I have been a bit of a slacker in the blogging department lately. It’s not that I don’t have anything to write about, it’s just that I haven’t had time to sit down and put it into words. But, enough of the excuses, I’m back now, hopefully, without so many lapses between my blog posts.
Yesterday I had the opportunity to volunteer for a few hours answering phones at the local Christian radio station, KTIS, during their annual fundraising “Sharathon.” I’ve been doing this for years and I always meeting interesting people in the process. Yesterday was no exception.
As you might expect, the phones don’t ring constantly throughout the day so there is opportunity to read, or chat with the people around you. Early in the day I spent the time between calls doing some reading. When the phone rang I’d set down my book, moving the “gas receipt bookmark” to my current location. Next thing I know the guy next to me, Dave, mentions that perhaps my bookmark could use an upgrade and hands me a new one that says “Donate Life.” Thus began our conversation on organ donation.
Now, I already have “DONOR” listed on my driver’s license so it’s not like Dave had to convince me, but still, he came up with some pretty interesting stats. Did you know, for instance, that one donor can save ten lives and help improve as many as 50 lives? That’s pretty remarkable. I had a friend tell me once that she didn’t want to be a donor because she wasn’t convinced the doctors would wait until she was REALLY dead to do the transplant. My feeling is that should the doctors goof up, that just gets me to Jesus a little bit sooner, so I really have nothing to fear. But, I digress.
Dave, as it turns out, is waiting for a heart. I can’t remember exactly what is wrong with the one he’s got but I believe it’s some sort of congenital defect. He told me that there is about a four year wait list for a new heart and it’s hard to qualify as a potential transplant patient. I wonder how they figure that out; not the qualifying part, but the wait time. Is it anything like the method they use to determine how long it will be until your table at the restaurant is ready? (We think the people at table 26, 42, and 65 look pretty full, which means you’ve got a 15 – 20 minute wait.)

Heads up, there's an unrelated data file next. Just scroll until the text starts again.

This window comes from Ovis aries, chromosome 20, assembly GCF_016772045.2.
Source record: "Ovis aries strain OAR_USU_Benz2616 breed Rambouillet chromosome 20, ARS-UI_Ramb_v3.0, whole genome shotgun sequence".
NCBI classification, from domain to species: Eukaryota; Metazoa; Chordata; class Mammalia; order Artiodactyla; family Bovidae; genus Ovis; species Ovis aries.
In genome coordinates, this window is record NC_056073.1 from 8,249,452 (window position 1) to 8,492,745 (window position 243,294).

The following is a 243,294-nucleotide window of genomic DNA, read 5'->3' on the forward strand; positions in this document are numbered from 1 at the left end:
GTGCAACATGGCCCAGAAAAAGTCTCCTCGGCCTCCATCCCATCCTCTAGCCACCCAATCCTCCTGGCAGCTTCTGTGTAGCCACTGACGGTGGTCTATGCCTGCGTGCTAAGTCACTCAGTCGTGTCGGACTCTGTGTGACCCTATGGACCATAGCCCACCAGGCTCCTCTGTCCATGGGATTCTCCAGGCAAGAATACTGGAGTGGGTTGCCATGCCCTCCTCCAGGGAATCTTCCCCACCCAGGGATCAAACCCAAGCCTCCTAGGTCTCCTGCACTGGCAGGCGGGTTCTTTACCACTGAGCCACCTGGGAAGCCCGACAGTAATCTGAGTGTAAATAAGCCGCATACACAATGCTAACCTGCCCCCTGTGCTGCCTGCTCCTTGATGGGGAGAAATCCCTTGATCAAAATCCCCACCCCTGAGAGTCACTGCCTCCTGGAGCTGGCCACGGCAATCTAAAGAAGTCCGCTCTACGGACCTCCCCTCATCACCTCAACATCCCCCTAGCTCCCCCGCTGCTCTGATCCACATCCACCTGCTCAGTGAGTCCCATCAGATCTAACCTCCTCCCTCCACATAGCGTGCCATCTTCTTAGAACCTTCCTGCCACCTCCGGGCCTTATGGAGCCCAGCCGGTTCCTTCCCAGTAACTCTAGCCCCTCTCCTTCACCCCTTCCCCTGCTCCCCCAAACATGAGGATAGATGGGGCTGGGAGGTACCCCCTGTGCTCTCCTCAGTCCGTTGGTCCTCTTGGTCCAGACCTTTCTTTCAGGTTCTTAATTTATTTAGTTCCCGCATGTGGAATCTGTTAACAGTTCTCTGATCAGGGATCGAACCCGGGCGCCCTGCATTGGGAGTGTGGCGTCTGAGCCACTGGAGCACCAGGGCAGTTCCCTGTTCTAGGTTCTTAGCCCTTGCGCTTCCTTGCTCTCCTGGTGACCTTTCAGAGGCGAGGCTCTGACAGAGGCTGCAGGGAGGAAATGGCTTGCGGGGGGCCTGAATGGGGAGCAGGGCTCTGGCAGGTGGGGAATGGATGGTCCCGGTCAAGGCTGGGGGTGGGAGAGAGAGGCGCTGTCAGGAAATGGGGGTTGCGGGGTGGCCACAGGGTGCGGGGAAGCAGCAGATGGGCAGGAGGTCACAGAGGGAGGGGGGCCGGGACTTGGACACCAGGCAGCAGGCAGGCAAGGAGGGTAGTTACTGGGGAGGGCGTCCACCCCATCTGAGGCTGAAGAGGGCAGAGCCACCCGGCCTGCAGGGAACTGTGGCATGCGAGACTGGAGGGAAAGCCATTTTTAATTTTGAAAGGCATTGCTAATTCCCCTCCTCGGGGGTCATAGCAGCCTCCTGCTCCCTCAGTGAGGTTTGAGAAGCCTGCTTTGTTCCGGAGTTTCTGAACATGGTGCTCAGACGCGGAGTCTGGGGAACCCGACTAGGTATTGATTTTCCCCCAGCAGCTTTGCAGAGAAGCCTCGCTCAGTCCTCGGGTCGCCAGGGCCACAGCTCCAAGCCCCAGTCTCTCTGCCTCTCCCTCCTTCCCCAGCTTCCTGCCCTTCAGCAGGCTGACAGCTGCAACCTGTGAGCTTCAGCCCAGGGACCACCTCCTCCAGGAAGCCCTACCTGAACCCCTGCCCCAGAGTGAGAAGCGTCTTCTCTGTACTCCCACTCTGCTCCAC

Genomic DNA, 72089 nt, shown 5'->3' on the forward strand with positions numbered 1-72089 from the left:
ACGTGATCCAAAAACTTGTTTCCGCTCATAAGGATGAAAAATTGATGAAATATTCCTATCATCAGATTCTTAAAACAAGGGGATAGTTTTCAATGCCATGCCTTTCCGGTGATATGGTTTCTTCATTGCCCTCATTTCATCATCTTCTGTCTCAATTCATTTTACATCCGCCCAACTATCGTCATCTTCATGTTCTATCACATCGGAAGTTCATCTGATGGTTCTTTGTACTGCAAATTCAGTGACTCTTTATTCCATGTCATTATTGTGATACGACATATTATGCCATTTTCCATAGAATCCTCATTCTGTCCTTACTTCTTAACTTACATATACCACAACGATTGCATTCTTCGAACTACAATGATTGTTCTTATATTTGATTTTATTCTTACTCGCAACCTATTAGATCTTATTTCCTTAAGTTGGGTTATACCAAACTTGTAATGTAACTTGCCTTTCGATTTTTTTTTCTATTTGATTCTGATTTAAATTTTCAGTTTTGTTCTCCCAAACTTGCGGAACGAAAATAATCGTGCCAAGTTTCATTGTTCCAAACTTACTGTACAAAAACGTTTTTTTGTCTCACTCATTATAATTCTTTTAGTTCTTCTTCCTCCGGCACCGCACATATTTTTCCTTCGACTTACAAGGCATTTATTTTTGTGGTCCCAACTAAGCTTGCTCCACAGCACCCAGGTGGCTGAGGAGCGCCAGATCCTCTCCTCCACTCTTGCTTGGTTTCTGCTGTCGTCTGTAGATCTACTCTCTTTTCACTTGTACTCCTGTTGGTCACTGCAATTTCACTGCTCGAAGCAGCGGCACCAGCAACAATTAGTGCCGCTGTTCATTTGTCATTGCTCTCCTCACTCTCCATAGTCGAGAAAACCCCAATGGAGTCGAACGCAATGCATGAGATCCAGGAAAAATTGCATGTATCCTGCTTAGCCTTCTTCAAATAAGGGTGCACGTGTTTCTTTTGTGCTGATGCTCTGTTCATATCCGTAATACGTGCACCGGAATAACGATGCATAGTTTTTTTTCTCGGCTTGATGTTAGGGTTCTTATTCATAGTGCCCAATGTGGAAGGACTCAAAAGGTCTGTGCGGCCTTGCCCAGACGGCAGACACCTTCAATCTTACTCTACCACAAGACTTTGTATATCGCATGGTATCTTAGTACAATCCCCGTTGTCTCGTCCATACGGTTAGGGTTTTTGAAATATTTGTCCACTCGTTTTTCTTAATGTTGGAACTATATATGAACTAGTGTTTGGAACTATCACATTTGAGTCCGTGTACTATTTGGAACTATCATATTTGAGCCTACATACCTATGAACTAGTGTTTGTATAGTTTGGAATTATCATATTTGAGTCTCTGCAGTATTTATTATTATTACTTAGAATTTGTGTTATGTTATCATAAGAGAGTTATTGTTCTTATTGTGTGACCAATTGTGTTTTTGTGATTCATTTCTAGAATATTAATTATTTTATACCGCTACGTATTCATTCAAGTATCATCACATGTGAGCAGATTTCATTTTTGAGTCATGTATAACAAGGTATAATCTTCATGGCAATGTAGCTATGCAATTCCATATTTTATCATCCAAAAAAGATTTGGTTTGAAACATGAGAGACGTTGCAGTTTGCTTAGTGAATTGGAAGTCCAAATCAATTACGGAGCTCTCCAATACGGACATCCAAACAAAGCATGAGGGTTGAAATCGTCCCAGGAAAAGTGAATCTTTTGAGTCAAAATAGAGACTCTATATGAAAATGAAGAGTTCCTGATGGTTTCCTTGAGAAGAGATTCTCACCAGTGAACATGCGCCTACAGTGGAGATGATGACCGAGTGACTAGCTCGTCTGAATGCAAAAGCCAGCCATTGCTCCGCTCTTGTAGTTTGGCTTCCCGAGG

Many people will die waiting to get their needed organ. If you aren’t already listed as a donor, perhaps you’ll consider it as a possibility.
It seemed to be medical day at KTIS because the woman on the other side of me, Sarah, has late stage Lyme’s Disease. They believe she’s had it for nearly eight or nine years, but she was just diagnosed this past year. The doctors in Minnesota are stymied as to what to do for her. Yes, even the renowned Mayo clinic has suggested that she go somewhere else. When I read Sarah’s Caring Bridge site last night I found out that she has a t-shirt that says “Lyme’s Disease ticks me off.” At least she hasn’t lost her sense of humor.
Sarah is a wife and mother of three kids. She is also a woman of amazing faith who has, by no means, given up. She heard of a doctor in New York who specializes in this particular disease but doesn’t have the means to finance a trip to visit him. Still, she felt that God made it clear to her that she should go; so, in faith, she made her appointment. A few days later someone called her and offered to finance her entire trip! I LOVE THAT! Only God could pull that off!
So, here I am at the end of my blog, wondering if anyone besides me will find all this to be fascinating stuff. I simply admire Sarah and Dave’s spirit and their willingness to continue “fighting the fight.” I am richer for having met them.